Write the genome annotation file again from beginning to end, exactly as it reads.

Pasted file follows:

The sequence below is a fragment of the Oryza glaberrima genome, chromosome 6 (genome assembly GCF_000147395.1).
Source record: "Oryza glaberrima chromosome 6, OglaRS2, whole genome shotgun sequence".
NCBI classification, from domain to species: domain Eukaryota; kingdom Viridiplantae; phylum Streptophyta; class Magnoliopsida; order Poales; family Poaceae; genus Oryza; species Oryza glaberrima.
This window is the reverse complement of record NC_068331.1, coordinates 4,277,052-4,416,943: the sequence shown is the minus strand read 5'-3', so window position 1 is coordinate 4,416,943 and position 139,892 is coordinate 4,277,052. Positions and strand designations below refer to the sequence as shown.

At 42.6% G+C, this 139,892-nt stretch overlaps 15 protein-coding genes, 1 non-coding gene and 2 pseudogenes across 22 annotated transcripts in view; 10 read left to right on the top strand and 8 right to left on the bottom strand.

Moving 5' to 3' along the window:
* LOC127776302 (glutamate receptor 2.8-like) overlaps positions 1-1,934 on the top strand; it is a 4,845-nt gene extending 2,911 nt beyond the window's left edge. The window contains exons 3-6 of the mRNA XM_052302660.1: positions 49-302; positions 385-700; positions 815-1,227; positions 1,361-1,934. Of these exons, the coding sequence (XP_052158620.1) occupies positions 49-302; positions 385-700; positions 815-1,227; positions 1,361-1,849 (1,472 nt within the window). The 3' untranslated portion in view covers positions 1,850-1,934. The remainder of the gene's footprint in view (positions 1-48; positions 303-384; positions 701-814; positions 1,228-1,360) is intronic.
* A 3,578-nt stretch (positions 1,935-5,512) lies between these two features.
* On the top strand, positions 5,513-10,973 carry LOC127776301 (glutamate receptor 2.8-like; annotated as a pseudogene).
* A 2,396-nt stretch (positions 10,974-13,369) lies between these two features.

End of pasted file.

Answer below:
The sequence below is a fragment of the Oryza glaberrima genome, chromosome 6 (genome assembly GCF_000147395.1).
Source record: "Oryza glaberrima chromosome 6, OglaRS2, whole genome shotgun sequence".
NCBI classification, from domain to species: domain Eukaryota; kingdom Viridiplantae; phylum Streptophyta; class Magnoliopsida; order Poales; family Poaceae; genus Oryza; species Oryza glaberrima.
This window is the reverse complement of record NC_068331.1, coordinates 4,277,052-4,416,943: the sequence shown is the minus strand read 5'-3', so window position 1 is coordinate 4,416,943 and position 139,892 is coordinate 4,277,052. Positions and strand designations below refer to the sequence as shown.

At 42.6% G+C, this 139,892-nt stretch overlaps 15 protein-coding genes, 1 non-coding gene and 2 pseudogenes across 22 annotated transcripts in view; 10 read left to right on the top strand and 8 right to left on the bottom strand.

Moving 5' to 3' along the window:
* LOC127776302 (glutamate receptor 2.8-like) overlaps positions 1-1,934 on the top strand; it is a 4,845-nt gene extending 2,911 nt beyond the window's left edge. The window contains exons 3-6 of the mRNA XM_052302660.1: positions 49-302; positions 385-700; positions 815-1,227; positions 1,361-1,934. Of these exons, the coding sequence (XP_052158620.1) occupies positions 49-302; positions 385-700; positions 815-1,227; positions 1,361-1,849 (1,472 nt within the window). The 3' untranslated portion in view covers positions 1,850-1,934. The remainder of the gene's footprint in view (positions 1-48; positions 303-384; positions 701-814; positions 1,228-1,360) is intronic.
* A 3,578-nt stretch (positions 1,935-5,512) lies between these two features.
* On the top strand, positions 5,513-10,973 carry LOC127776301 (glutamate receptor 2.8-like; annotated as a pseudogene).
* A 2,396-nt stretch (positions 10,974-13,369) lies between these two features.